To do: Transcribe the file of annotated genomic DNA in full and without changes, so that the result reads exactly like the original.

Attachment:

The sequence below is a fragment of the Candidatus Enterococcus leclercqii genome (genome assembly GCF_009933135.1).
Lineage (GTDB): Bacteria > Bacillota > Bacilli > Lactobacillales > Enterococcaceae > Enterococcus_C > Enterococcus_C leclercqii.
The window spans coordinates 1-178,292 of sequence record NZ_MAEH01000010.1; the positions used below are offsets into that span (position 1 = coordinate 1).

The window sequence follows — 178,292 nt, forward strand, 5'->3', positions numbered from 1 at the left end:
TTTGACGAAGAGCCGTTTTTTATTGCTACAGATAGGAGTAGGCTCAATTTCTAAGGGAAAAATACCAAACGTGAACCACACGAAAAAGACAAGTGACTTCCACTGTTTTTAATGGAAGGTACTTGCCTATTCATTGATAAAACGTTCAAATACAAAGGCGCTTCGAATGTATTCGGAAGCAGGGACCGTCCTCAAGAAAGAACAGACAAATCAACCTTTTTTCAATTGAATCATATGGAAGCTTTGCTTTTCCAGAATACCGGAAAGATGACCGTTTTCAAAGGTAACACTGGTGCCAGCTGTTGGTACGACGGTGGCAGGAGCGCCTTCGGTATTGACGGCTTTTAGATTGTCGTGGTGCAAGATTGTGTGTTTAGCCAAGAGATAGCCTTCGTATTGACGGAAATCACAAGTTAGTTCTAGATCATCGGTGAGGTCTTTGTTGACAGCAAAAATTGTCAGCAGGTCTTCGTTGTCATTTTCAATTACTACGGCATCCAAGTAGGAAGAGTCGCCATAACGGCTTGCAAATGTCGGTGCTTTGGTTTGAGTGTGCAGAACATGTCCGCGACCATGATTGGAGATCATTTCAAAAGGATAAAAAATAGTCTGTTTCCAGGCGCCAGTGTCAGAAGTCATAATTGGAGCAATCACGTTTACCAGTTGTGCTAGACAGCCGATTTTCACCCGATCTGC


The sequence below is a fragment of the Candidatus Enterococcus leclercqii genome (genome assembly GCF_009933135.1).
Lineage (GTDB): Bacteria > Bacillota > Bacilli > Lactobacillales > Enterococcaceae > Enterococcus_C > Enterococcus_C leclercqii.
The window spans coordinates 1-178,292 of sequence record NZ_MAEH01000010.1; the positions used below are offsets into that span (position 1 = coordinate 1).

The window sequence follows — 178,292 nt, forward strand, 5'->3', positions numbered from 1 at the left end:
TTTGACGAAGAGCCGTTTTTTATTGCTACAGATAGGAGTAGGCTCAATTTCTAAGGGAAAAATACCAAACGTGAACCACACGAAAAAGACAAGTGACTTCCACTGTTTTTAATGGAAGGTACTTGCCTATTCATTGATAAAACGTTCAAATACAAAGGCGCTTCGAATGTATTCGGAAGCAGGGACCGTCCTCAAGAAAGAACAGACAAATCAACCTTTTTTCAATTGAATCATATGGAAGCTTTGCTTTTCCAGAATACCGGAAAGATGACCGTTTTCAAAGGTAACACTGGTGCCAGCTGTTGGTACGACGGTGGCAGGAGCGCCTTCGGTATTGACGGCTTTTAGATTGTCGTGGTGCAAGATTGTGTGTTTAGCCAAGAGATAGCCTTCGTATTGACGGAAATCACAAGTTAGTTCTAGATCATCGGTGAGGTCTTTGTTGACAGCAAAAATTGTCAGCAGGTCTTCGTTGTCATTTTCAATTACTACGGCATCCAAGTAGGAAGAGTCGCCATAACGGCTTGCAAATGTCGGTGCTTTGGTTTGAGTGTGCAGAACATGTCCGCGACCATGATTGGAGATCATTTCAAAAGGATAAAAAATAGTCTGTTTCCAGGCGCCAGTGTCAGAAGTCATAATTGGAGCAATCACGTTTACCAGTTGTGCTAGACAGCCGATTTTCACCCGATCTGC